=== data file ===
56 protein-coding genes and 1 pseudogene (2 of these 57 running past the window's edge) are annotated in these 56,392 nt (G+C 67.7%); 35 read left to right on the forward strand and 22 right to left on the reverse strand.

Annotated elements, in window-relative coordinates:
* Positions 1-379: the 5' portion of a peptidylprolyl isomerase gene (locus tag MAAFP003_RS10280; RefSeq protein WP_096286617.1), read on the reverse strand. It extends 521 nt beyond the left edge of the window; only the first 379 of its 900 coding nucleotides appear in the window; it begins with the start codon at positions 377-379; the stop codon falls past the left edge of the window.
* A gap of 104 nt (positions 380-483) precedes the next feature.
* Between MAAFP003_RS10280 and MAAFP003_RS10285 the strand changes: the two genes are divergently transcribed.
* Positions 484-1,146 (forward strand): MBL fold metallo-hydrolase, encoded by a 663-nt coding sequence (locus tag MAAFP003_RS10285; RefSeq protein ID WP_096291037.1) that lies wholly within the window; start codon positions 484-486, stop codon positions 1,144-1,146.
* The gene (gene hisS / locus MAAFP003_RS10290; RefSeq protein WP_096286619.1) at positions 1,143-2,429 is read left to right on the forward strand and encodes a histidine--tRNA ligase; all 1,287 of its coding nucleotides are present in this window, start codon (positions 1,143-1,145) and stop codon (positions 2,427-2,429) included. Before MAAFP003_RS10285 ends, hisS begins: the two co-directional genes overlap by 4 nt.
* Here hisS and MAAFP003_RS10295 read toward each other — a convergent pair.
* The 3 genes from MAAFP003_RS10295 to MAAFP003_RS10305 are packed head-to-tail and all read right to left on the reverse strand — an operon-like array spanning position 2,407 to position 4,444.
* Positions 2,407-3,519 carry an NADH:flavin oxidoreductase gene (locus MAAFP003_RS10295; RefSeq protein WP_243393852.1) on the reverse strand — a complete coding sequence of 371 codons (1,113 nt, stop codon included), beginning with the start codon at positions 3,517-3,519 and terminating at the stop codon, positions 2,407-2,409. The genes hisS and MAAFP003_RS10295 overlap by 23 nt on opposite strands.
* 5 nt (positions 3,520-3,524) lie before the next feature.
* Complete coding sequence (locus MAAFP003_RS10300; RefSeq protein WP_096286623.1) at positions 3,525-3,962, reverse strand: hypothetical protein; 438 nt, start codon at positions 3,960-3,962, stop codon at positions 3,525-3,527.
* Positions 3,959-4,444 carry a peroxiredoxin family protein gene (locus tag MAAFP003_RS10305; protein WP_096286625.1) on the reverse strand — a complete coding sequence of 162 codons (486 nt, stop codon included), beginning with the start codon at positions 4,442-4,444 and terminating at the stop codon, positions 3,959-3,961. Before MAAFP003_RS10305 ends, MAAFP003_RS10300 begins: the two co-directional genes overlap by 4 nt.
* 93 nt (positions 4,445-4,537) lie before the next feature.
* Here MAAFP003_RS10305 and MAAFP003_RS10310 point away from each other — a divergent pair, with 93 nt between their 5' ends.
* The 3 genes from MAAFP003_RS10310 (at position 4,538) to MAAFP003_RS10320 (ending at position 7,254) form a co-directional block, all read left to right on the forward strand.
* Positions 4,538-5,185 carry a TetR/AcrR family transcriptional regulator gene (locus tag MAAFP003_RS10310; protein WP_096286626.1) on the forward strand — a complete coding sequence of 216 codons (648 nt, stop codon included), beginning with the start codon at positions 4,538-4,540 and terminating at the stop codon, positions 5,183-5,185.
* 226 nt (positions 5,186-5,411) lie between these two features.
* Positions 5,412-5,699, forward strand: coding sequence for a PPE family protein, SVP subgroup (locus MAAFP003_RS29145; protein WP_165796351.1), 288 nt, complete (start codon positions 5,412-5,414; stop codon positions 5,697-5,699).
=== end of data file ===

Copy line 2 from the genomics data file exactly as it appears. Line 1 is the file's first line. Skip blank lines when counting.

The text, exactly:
Annotated elements, in window-relative coordinates: